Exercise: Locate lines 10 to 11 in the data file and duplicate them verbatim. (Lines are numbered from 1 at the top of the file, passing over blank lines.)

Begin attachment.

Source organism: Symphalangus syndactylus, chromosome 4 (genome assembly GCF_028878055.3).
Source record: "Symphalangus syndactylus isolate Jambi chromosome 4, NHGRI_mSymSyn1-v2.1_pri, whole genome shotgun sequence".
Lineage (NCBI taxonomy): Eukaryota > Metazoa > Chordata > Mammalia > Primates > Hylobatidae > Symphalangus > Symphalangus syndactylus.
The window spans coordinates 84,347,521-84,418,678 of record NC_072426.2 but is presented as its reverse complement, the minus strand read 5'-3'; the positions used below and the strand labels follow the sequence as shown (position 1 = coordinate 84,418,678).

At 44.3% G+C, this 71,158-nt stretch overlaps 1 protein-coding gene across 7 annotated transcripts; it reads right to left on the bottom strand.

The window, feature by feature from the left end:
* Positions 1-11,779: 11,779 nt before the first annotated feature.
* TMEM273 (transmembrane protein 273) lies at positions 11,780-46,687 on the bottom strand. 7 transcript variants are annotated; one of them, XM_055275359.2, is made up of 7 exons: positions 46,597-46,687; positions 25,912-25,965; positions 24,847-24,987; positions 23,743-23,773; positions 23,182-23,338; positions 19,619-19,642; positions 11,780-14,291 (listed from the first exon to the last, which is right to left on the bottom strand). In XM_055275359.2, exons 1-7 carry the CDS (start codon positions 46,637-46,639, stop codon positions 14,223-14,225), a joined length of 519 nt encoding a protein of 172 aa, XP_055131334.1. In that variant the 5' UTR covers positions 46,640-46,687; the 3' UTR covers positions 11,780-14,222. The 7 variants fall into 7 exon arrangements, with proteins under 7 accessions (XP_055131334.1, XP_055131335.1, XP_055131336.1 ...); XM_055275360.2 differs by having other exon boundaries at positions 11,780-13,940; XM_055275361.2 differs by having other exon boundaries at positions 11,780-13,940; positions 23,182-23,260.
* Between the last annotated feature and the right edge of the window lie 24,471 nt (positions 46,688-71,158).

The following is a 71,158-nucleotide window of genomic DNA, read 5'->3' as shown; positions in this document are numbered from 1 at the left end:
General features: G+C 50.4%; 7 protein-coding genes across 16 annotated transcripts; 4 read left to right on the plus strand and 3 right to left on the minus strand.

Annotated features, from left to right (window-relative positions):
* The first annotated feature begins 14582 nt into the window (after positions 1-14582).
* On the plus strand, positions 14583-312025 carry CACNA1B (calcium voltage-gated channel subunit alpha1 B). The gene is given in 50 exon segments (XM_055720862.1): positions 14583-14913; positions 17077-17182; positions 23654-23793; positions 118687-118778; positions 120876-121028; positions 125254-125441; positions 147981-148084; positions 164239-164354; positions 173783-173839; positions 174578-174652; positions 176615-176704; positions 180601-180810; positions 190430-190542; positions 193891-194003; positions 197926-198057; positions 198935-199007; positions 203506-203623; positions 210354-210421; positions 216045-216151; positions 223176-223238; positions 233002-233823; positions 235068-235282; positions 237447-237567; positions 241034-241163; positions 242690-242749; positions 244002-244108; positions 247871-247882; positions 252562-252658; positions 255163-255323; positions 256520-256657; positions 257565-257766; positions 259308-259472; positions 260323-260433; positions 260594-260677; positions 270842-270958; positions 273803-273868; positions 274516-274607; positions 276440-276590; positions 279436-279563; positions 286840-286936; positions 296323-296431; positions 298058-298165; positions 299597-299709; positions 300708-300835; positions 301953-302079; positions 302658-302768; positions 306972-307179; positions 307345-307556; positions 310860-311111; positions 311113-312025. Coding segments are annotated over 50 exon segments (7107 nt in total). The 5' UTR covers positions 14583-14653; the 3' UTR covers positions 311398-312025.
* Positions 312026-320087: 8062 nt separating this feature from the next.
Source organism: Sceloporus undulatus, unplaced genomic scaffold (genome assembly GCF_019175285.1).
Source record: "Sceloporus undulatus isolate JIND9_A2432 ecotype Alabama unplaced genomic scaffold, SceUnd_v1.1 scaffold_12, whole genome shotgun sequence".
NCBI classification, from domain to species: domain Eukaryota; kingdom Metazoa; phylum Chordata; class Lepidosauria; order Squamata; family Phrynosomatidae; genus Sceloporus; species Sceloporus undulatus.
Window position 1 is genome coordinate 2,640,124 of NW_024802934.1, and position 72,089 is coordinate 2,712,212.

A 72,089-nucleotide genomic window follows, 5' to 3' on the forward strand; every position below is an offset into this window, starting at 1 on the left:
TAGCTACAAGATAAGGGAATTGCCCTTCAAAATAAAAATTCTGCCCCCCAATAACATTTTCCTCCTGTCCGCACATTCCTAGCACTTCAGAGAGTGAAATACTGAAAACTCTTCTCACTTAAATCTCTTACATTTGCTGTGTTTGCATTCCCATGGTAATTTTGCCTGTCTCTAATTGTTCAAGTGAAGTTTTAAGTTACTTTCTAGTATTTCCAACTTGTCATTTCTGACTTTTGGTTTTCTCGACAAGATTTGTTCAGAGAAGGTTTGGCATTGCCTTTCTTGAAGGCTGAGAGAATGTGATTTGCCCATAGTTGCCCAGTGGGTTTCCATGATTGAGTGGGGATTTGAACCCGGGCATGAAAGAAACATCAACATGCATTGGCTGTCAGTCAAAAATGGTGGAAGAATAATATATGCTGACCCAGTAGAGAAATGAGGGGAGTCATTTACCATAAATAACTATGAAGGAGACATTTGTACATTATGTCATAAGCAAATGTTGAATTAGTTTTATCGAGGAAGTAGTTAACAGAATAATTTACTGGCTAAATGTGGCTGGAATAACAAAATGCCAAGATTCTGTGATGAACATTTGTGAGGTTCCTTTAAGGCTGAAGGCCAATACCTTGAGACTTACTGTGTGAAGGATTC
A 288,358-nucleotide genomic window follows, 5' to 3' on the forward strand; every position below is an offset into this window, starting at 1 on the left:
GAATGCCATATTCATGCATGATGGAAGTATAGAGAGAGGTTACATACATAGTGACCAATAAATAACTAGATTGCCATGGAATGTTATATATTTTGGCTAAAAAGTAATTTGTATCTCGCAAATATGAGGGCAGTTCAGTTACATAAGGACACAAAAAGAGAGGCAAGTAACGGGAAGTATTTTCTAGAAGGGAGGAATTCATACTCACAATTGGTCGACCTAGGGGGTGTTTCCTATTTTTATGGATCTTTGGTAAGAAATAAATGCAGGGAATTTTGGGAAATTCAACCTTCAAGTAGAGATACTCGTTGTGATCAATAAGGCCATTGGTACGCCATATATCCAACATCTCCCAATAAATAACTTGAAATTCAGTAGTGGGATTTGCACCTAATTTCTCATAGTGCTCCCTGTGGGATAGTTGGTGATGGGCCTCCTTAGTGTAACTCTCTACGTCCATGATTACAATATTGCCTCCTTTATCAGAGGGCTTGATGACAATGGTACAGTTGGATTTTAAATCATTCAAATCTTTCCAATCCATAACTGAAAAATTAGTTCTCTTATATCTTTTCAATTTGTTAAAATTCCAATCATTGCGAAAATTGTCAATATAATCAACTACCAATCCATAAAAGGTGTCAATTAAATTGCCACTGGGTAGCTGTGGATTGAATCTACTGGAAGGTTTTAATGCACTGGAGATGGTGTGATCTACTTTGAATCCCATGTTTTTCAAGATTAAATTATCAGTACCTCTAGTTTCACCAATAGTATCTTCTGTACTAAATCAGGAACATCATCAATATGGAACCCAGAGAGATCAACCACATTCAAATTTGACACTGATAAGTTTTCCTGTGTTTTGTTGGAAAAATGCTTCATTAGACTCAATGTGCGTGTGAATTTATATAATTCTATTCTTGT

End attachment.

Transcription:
The following is a 71,158-nucleotide window of genomic DNA, read 5'->3' as shown; positions in this document are numbered from 1 at the left end:
General features: G+C 50.4%; 7 protein-coding genes across 16 annotated transcripts; 4 read left to right on the plus strand and 3 right to left on the minus strand.